Kellogg Magazine  |  Spring/Summer 2015



The new boss



urtis L. Carlson used a $55 loan in 1938 to start his family fortune. His Gold Bond Stamp Company quickly became a household name across the United States. His Minnesota-based venture, under the Carlson family name, has grown into one of America’s largest family-owned companies. Carlson employs more than 100,000 people worldwide, in 1,300 hotels and through its global travel management company. In 2014, the company generated $35 billion in revenue.

The third to helm the company’s board, Diana Nelson ’89, is following in the footsteps of her grandfather and mother.

Diana Nelson ’89Since assuming the chairmanship in 2013, she has reshaped the company’s portfolio to secure company profitability and sustainability for future generations.

“The challenge I think in a family company, particularly in a concentrated ownership, is the need to balance history and continuity versus change and innovation,” Nelson says. “Part of what you’re doing is preserving a family and business narrative. But that can be a trap if you allow the family history and company history to become static.”

A key role as chair of the board, she says, is keeping her board, senior management and family shareholders in alignment — a collaborative approach that she says was reinforced at Kellogg.

“What I hope comes out of my leadership is the courage to change and innovate,” she says. “You can’t be afraid to reinvent.”

One of her first tasks was to launch a data-driven and analytical review of the company’s portfolio and structure. The review led to the decision in 2013 to shed its TGI Fridays restaurants and refocus on its travel and hotel operations.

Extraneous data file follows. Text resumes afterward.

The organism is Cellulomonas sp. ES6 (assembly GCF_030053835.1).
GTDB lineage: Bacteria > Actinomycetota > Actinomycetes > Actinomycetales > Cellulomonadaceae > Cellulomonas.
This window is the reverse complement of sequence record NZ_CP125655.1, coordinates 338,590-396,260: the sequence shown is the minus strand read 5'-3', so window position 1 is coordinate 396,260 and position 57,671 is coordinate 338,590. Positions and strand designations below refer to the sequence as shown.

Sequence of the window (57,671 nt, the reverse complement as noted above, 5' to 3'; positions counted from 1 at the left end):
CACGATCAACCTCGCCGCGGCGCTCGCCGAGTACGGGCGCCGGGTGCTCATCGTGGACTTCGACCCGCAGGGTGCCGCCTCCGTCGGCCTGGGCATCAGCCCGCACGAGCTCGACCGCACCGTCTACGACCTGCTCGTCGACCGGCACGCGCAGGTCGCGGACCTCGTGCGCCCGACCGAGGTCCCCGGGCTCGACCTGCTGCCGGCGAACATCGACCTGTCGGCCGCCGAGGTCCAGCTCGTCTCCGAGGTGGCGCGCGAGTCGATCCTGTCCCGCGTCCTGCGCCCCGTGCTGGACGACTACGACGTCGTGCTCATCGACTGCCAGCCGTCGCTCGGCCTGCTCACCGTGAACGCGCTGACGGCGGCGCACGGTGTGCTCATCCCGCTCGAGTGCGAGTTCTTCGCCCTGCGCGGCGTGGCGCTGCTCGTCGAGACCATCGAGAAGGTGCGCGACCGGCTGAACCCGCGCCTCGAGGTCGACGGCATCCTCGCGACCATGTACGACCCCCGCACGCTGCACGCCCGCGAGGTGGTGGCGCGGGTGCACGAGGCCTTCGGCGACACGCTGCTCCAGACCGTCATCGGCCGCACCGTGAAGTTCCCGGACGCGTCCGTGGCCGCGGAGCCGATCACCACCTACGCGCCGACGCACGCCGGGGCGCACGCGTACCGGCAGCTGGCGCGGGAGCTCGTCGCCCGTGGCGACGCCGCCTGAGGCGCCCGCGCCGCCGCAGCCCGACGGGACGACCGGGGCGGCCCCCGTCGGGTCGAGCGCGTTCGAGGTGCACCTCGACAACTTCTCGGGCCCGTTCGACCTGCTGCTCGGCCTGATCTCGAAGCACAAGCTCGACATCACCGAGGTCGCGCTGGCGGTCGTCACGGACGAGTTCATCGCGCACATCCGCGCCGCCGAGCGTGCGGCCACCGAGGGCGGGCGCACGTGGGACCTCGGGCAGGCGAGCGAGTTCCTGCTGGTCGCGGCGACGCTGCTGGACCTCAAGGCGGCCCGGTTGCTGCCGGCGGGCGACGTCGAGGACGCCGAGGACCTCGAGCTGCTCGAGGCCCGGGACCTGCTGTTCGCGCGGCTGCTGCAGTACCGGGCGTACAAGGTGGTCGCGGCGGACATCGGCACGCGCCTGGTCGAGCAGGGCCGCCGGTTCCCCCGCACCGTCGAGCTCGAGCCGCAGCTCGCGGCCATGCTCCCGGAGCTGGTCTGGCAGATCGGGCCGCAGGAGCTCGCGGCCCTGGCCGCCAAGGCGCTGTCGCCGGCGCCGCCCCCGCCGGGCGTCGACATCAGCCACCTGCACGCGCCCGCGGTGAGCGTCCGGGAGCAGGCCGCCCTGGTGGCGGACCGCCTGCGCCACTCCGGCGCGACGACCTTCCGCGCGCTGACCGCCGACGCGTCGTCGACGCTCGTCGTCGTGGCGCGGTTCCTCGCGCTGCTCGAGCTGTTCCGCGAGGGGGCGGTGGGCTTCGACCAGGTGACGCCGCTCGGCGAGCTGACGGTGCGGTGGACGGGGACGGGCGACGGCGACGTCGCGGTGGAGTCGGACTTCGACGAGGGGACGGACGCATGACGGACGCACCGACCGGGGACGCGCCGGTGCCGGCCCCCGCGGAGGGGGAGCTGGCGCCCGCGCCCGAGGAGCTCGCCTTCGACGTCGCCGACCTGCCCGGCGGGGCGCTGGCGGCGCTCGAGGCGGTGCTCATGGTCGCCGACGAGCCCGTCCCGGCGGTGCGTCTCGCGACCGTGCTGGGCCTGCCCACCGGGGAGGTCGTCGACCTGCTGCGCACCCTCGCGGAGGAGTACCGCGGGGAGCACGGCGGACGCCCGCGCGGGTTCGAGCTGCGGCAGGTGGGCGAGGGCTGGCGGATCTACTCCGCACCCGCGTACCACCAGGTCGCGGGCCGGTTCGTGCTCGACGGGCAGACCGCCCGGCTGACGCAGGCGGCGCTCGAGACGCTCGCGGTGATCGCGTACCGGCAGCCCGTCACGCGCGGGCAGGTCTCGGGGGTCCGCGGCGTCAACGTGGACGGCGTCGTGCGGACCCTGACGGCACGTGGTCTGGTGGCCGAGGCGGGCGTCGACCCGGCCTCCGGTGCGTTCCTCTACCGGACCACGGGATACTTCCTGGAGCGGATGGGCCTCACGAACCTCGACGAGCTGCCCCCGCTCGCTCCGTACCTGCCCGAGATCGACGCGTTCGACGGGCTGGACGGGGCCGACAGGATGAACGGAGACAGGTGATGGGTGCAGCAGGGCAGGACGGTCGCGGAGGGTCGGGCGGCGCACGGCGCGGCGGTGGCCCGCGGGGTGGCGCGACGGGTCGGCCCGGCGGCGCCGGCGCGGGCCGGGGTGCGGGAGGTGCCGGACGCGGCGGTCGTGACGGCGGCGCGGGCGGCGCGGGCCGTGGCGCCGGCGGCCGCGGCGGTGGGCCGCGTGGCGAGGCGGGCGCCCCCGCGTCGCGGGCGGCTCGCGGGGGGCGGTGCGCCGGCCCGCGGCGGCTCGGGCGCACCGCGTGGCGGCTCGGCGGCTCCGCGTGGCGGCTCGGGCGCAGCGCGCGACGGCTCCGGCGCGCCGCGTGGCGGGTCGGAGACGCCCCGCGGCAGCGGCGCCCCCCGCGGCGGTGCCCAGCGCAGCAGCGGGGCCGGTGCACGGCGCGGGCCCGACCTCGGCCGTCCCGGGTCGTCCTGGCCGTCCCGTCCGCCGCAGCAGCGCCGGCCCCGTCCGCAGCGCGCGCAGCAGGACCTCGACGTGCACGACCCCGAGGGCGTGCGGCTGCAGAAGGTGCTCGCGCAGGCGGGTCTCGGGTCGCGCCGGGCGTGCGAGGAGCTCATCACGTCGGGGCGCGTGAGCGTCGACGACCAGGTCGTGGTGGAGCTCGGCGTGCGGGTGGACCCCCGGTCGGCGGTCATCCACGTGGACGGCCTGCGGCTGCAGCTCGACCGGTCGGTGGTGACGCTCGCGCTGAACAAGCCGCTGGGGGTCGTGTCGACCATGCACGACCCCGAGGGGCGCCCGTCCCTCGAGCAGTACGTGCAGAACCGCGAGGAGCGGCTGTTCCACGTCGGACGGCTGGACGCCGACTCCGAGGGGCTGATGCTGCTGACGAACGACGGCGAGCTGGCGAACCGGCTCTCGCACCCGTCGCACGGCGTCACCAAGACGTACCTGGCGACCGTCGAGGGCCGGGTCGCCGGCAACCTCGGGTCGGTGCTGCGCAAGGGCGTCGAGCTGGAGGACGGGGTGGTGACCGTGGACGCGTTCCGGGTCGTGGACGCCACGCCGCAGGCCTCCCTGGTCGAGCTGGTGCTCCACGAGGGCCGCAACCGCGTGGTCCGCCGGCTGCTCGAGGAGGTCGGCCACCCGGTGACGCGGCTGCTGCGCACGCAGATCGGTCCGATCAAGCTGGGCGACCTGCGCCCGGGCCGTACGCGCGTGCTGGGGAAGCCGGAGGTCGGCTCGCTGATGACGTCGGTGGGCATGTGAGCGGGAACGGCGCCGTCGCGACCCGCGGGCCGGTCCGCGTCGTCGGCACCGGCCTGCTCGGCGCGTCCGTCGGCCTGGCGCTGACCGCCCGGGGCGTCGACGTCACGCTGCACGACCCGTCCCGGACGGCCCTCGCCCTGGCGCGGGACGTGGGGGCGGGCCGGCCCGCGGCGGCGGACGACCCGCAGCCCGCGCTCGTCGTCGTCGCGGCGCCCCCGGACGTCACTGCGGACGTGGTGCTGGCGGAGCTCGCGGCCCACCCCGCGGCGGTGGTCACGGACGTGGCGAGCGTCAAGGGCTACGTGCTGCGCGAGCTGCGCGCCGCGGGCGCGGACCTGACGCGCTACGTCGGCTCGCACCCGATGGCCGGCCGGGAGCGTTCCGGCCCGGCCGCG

“It was difficult to let it go emotionally,” she says, noting that her grandfather grew the TGI Fridays brand from 13 restaurants to more than 1,000. “But analytically, it was much easier to make that decision.

“It’s the kind of decision where you have to balance emotion and sentiment from close family connections with positioning the company for the long term.”

"What I hope comes out of my leadership is the courage to change and innovate. You can’t be afraid to reinvent."

After shedding its restaurant businesses, Carlson assumed full ownership of Carlson Wagonlit, the company’s travel unit, by acquiring the minority stake from JPMorgan Chase.

After reviewing its portfolio, the board also moved to restructure its governance after the retirement of its chief executive officer. Instead of one companywide CEO, Carlson appointed separate CEOs for each of its two remaining core platforms. This gave each more autonomy to make them more nimble in addressing specific challenges for each industry, including confronting the shifting tastes and needs of their respective customers.

What hasn’t changed, she says, is the company’s mission —including her grandfather’s commitment to social responsibility.

“When my grandfather founded the company, it was very closely tied to Minnesota and the local community,” she says. “Minnesota is a very civic-minded and philanthropic place, and my grandfather was one of the business leaders who believed in giving back.”